When compared to placebo, CK-1827452 produced statistically significant and clinically relevant increases in Doppler-derived stroke volume and fractional shortening in association with statistically significant prolongations of systolic ejection time, according to the company.
Statistically significant correlations were observed between the increases in each of these three indices of cardiac ventricular function and increases in the plasma concentration of CK-1827452, a company statement said.
Left ventricular ejection fraction, a measurement with high variability in patients with ventricular disease, also increased with accending plasma concentrations. However, this increase in left ventricular systolic function did not reach statistical significance in these initial cohorts.
Heart rate and BP remained unchanged in the first two cohorts of the Phase IIa trial. And the interim safety data suggest that the drug candidate is well tolerated, the company said.
A third cohort of the study has been initiated, with longer I.V. infusion of 24 hours, compared to two hours in the first two cohorts. Andrew Wolff, chief medical officer at Cytokinetics, said.
Additional Phase IIa studies also are planned in the first half of this year. A catheterization lab study is expected to enroll similar patients to the ongoing study and another Phase II a study will involve the largest subset of heart failure patients, those with ischemic myocardial cardiomyopathy, in which the heart does not pump well enough due to damage from coronary artery disease and prior heart attack.
CV Therapeutics adds $175 million with royalties deal for Lexiscan
Shares of CV Therapeutics (CVT; Palo Alto, California) rose 17.6% following the news that the firm received $175 million in cash from investment firm TPG-Axon Capital (New York) in exchange for rights to 50% of royalties on North American sales of Lexiscan (regadenoson) injection.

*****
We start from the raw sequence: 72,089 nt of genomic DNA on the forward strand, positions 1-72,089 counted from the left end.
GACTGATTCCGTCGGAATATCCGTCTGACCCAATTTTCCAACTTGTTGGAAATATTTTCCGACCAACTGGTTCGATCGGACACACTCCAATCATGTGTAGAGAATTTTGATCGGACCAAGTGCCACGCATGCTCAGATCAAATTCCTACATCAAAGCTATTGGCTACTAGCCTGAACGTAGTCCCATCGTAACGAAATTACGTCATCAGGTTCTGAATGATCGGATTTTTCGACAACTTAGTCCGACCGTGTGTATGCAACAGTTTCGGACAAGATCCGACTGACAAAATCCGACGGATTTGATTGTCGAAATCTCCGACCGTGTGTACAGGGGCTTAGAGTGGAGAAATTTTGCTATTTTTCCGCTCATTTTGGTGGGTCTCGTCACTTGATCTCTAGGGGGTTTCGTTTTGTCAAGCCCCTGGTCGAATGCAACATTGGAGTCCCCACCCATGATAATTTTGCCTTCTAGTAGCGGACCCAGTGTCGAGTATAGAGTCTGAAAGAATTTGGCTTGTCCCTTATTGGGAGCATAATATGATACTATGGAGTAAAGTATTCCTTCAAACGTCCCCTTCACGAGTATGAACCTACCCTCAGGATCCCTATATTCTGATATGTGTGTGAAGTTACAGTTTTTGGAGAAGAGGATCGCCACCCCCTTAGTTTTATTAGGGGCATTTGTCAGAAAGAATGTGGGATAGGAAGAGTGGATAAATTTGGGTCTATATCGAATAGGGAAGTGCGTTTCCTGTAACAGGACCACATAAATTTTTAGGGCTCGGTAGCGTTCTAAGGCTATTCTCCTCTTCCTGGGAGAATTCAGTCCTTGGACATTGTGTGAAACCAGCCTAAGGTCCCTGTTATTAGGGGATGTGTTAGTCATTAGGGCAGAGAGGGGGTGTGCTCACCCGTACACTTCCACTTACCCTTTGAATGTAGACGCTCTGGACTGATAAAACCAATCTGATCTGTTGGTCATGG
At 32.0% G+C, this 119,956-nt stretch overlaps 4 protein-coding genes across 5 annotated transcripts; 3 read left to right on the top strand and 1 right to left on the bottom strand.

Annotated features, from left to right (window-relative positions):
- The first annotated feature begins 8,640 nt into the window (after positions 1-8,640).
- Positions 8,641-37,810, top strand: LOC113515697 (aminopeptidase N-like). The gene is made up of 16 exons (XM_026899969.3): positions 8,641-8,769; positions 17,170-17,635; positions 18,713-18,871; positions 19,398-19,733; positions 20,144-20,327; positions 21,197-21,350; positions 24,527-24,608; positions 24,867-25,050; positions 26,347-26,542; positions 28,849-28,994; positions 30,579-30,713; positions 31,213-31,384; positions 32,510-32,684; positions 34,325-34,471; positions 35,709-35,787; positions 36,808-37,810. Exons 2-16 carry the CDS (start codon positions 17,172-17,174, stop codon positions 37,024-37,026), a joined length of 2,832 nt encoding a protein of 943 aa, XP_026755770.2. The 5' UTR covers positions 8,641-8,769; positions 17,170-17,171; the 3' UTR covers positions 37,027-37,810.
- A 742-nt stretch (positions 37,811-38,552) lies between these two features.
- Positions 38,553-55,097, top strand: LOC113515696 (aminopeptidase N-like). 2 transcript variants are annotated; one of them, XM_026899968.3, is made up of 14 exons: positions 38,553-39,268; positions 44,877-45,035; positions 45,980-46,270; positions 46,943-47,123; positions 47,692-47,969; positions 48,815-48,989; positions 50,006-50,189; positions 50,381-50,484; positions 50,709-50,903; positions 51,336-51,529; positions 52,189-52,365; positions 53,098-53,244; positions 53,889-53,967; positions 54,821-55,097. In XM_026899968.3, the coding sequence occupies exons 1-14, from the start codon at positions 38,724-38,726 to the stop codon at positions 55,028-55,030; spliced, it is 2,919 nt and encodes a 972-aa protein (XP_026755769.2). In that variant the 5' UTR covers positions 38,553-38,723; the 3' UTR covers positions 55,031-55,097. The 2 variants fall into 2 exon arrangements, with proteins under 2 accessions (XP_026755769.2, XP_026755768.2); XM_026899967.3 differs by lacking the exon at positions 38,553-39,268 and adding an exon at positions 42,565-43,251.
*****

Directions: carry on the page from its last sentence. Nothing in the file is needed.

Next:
The firm could bank an additional $10 million "commercial-related" milestone, which could be triggered within the next 12 months, said Daniel Spiegelman, CFO of CVT.
Lexiscan received FDA approval in early April for use as a stress agent in radionuclide myocardial perfusion imaging in patients unable to undergo adequate exercise stress. CVT said it expects to submit a marketing authorization application for the product to the European Medicines Agency by the end of the year.
Ranexa is indicated for the treatment of chronic angina. Because the drug prolongs the QT interval, the current labeling advises to reserve it for patients who have not achieved an adequate response with other antianginal drugs.
CVT is seeking to have the labeling changed for use of Ranexa as a first-line treatment for chronic angina.
The FDA has set a Prescription Drug User Fee Act action date of July 27 on that indication.
Lexiscan's U.S. approval will bring to CVT a $12 million milestone payment from its partner Astellas Pharma U.S. (Deerfield, Illinois), which is marketing the drug in North America. The company expects to receive that milestone this quarter, according to Spiegelman.
CVT, which has retained the rights for Lexiscan outside the U.S., Canada and Mexico, in addition to the other half of the rights in North America, already received a $7 million milestone when Astellas submitted its approval application to the FDA for Lexiscan, which targets the A2A adenosine receptor, the receptor subtype responsible for coronary vasodilation.
Astellas has covered 75% of the development costs of the drug, Spiegelman noted.
The magnitude of the TPG-Axon deal, said analyst Joseph Schwartz, of Leerink Swann LLC Research, "is much bigger than we would expect, since physicians we have queried seem relatively uninterested in a novel cardiac stress agent."
Arguments can be made that Lexiscan has some convenience, safety and tolerability benefits over Astellas' Adenoscan (adenosine injection), the standard of care drug, he said in a research note. But, Schwartz noted, physicians generally don't view the safety, convenience or tolerability issues with Adenoscan as serious. In addition, he said, that drug goes off patent soon and "should become very cheap in a few years."
Analyst David Webber, of Broadpoint Capital, said he expects CVT's stock to respond positively to the anticipated approval of Ranexa for the front-line angina indication.
Key risk factors for CVT, he said in a research note, include the chances that Ranexa sales growth could disappoint expectations, that switching from Adenoscan to Lexiscan could be less than expected, and that the safety profile of the study submitted for the new indication — the study known as MERLIN — could be interpreted by the FDA as inadequate for a label upgrade.
Stalled by FDA, ReNeuron still working for stroke trial start
LONDON — After a further no-go decision from the FDA for a first-in-human test of its neural stem cell stroke product, ReNeuron (Guildford, UK) last month said it would regroup its resources and look to other regulators for permission to carry out the landmark trial.